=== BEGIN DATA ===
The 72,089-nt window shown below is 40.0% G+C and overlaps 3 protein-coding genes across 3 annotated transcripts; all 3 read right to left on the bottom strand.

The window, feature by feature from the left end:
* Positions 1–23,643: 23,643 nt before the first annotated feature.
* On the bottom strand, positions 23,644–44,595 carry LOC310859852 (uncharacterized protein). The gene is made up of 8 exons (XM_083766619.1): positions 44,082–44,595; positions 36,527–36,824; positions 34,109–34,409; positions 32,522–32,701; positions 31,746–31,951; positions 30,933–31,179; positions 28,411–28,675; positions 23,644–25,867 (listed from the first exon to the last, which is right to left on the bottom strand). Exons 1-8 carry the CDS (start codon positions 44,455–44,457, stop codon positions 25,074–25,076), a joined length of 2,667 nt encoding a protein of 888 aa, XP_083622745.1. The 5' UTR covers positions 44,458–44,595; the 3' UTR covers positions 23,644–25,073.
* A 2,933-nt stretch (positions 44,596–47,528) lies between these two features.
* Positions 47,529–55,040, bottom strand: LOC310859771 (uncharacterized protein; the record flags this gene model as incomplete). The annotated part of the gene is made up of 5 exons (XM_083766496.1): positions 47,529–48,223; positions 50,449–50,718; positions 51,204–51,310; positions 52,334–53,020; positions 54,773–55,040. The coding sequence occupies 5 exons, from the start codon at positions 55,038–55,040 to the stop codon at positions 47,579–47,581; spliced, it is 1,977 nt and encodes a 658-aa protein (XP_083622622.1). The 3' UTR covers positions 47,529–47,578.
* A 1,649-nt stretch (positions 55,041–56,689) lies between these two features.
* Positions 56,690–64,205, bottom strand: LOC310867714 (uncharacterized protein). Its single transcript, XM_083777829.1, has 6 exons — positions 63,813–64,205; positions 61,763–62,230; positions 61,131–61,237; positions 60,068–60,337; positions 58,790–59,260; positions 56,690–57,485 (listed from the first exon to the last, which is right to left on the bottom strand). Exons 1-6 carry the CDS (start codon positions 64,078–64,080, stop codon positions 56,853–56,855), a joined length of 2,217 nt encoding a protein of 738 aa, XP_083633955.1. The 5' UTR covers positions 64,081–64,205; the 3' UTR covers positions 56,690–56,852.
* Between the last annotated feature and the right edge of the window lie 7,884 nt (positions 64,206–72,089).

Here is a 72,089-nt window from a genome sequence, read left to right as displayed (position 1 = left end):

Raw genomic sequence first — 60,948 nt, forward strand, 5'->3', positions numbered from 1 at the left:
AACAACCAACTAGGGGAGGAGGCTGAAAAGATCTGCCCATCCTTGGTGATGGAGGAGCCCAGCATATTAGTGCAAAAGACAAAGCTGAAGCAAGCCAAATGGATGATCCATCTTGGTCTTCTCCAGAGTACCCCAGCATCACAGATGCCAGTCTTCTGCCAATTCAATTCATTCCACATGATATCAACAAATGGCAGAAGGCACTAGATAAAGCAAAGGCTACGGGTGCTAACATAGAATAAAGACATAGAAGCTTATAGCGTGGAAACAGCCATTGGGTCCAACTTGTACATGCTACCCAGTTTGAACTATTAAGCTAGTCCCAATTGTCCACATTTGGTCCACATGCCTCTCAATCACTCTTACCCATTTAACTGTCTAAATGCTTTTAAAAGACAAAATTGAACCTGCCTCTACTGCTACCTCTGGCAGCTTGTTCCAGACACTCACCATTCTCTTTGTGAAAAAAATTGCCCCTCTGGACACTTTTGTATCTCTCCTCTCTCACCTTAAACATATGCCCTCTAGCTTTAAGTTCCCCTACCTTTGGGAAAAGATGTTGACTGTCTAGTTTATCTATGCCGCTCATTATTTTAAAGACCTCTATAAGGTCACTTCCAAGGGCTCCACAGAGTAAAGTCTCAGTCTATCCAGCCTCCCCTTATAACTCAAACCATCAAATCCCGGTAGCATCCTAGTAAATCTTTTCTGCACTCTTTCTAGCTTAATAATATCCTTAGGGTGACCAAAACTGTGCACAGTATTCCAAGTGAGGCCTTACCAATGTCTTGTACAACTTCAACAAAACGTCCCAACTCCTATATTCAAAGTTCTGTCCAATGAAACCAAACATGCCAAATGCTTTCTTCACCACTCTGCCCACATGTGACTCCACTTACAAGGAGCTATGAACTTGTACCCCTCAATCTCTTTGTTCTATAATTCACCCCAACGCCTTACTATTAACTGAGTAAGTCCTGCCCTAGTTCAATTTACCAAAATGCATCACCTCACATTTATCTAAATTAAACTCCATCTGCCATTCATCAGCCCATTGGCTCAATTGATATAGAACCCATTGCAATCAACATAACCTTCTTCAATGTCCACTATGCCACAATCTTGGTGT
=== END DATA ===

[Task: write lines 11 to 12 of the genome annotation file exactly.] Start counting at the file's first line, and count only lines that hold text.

Raw genomic sequence first — 60,948 nt, forward strand, 5'->3', positions numbered from 1 at the left:
AACAACCAACTAGGGGAGGAGGCTGAAAAGATCTGCCCATCCTTGGTGATGGAGGAGCCCAGCATATTAGTGCAAAAGACAAAGCTGAAGCAAGCCAAATGGATGATCCATCTTGGTCTTCTCCAGAGTACCCCAGCATCACAGATGCCAGTCTTCTGCCAATTCAATTCATTCCACATGATATCAACAAATGGCAGAAGGCACTAGATAAAGCAAAGGCTACGGGTGCTAACATAGAATAAAGACATAGAAGCTTATAGCGTGGAAACAGCCATTGGGTCCAACTTGTACATGCTACCCAGTTTGAACTATTAAGCTAGTCCCAATTGTCCACATTTGGTCCACATGCCTCTCAATCACTCTTACCCATTTAACTGTCTAAATGCTTTTAAAAGACAAAATTGAACCTGCCTCTACTGCTACCTCTGGCAGCTTGTTCCAGACACTCACCATTCTCTTTGTGAAAAAAATTGCCCCTCTGGACACTTTTGTATCTCTCCTCTCTCACCTTAAACATATGCCCTCTAGCTTTAAGTTCCCCTACCTTTGGGAAAAGATGTTGACTGTCTAGTTTATCTATGCCGCTCATTATTTTAAAGACCTCTATAAGGTCACTTCCAAGGGCTCCACAGAGTAAAGTCTCAGTCTATCCAGCCTCCCCTTATAACTCAAACCATCAAATCCCGGTAGCATCCTAGTAAATCTTTTCTGCACTCTTTCTAGCTTAATAATATCCTTAGGGTGACCAAAACTGTGCACAGTATTCCAAGTGAGGCCTTACCAATGTCTTGTACAACTTCAACAAAACGTCCCAACTCCTATATTCAAAGTTCTGTCCAATGAAACCAAACATGCCAAATGCTTTCTTCACCACTCTGCCCACATGTGACTCCACTTACAAGGAGCTATGAACTTGTACCCCTCAATCTCTTTGTTCTATAATTCACCCCAACGCCTTACTATTAACTGAGTAAGTCCTGCCCTAGTTCAATTTACCAAAATGCATCACCTCACATTTATCTAAATTAAACTCCATCTGCCATTCATCAGCCCATTGGCTCAATTGATATAGAACCCATTGCAATCAACATAACCTTCTTCAATGTCCACTATGCCACAATCTTGGTGT